As I struggled on my journey to help my children who are deafblind get the education they deserved, I finally realized that teaching them to advocate for themselves not only resulted in success at school, but in life as well.
As a mom to four boys, two who are deafblind, I have struggled over the years to advocate for my children’s needs with IEP teams. It was the main reason I went back to graduate school to focus on deafblindness, and family-school partnership specifically.
As part of my graduate studies, I was asked to write a paper on a topic of my choosing - as a culmination of what I had learned. During my studies, I had focused on deafblind specific research on family-school partnerships as well as self-determination and student led IEP’s. I knew all of these areas were important to me, and other families, but I hadn’t figured out how to piece all of these areas of interest together - more simply I wondered why these topics mattered so much to me. This is why I wrote the paper that I am sharing with you.
At the time I wrote this paper, I was struggling to get my son's needs met at school. He was having a hard time at school and needed more support but I was at a loss on how to help him. Everything I tried, failed, probably because I was trying to go at it alone.
His eyesight was still decent at that time, and if you saw him, you wouldn't have known he had a vision loss, but the vision loss, combined with the hearing loss, was causing him to miss out on a lot in the general education classroom. This was part of the problem, honestly, because his teachers would often not accommodate him, because he seemed to be engaged in class and never complained. But, he wasn’t complaining because he was afraid to. He couldn’t keep up and was getting farther and farther behind. I also suspected that he had other challenges in addition to the deafblindness and I was trying to get him assessed to find out more. Through all of this, I felt alone and unsupported by the IEP team. My heart was breaking because I knew our son needed help and I hated to see him so frustrated and hating school.
I persisted, however, because I knew that my mother's instinct wasn’t wrong. I knew deep down that the IEP team wanted the best for my son but they just didn’t understand his individual needs and I was the only one on the team with knowledge of deafblindness.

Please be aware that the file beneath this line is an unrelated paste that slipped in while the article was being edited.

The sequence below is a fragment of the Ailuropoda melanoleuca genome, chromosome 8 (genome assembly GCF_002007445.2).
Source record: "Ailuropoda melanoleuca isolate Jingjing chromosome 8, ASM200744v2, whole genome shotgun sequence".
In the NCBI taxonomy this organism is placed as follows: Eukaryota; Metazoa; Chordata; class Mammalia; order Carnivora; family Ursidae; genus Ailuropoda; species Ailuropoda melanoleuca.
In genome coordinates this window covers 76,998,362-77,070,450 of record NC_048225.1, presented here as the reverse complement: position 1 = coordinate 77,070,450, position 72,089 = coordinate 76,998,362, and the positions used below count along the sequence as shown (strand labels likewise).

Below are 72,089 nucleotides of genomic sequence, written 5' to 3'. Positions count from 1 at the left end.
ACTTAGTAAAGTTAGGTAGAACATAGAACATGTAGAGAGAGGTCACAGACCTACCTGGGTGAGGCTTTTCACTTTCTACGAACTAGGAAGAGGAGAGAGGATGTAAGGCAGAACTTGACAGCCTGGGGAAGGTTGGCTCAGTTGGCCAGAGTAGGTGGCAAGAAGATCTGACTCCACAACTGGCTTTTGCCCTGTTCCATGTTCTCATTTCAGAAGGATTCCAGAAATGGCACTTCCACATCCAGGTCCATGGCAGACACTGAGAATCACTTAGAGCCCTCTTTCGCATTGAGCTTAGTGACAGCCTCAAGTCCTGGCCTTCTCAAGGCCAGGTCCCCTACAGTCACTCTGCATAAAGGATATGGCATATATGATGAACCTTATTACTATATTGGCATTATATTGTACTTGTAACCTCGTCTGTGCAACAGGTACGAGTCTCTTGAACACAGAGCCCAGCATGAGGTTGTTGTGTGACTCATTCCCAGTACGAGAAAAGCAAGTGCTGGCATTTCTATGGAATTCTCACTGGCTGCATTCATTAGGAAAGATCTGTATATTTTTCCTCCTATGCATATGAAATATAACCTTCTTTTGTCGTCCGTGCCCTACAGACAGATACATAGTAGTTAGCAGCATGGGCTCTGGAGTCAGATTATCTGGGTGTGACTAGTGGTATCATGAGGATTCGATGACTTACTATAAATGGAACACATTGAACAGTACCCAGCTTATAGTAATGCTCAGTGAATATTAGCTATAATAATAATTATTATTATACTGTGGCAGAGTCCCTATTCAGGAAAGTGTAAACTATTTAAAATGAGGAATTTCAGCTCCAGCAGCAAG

I was simply exhausted. As I stated in my previous blog, it was just easier for me to make all decisions for our children, instead of supporting them in making their decisions. I would go to IEP meetings alone, without my kids, and try to explain their needs. I know now that this wasn’t really easier but it was my coping mechanism. This approach seemed to take up less of my energy.
Then I came across the research on self-determination, one of the areas of the Expanded Core Curriculum. This led me to be interested in how students could be more involved in their educational planning.
I conducted a review of the research in these areas and decided to try a new advocacy approach for our family. Instead of continuing to place all the advocacy burden on myself alone, I decided to focus on promoting self-determination in my kids and to teach them to advocate for themselves. Instead of me advocating for them, I wanted to advocate aside them - to help our boys be strong self-advocates.
It has taken a long time for us to get there but we have succeeded - Conner and Dalton are more involved now and making their own choices, with our support and the support of IEP teams and others.
I wrote this paper, which is both a review of the literature on these topics, and a way to tie it all together, to help me, as a parent, process all of this, so that I could help my own children. But, as I went through my files I realized that sharing it might also help others. So, I hope it helps you in some way feel less alone in your advocacy. I hope it helps acknowledge that working toward self-determination and self-advocacy goals, and helping children be more involved in decision making, is worth the investment.
My journey will look different than your journey. The road towards self-advocacy is different for everyone. But the best thing I learned through all of this is to be open to looking at a situation in a different light to see if there is another way.
Read the full paper.
Lanya (Lane) McKittrick is the Chair of the Board of the Usher Syndrome Coalition, founder of the Hear See Hope Foundation, and deafblind education researcher and founder of Lane of Inquiry. Lane received her PhD in Special Education at the University of Northern Colorado. Her research, advocacy and family support work are rooted in her personal experience as a mom to four sons, including two who have Usher Syndrome, the leading genetic cause of deafblindness.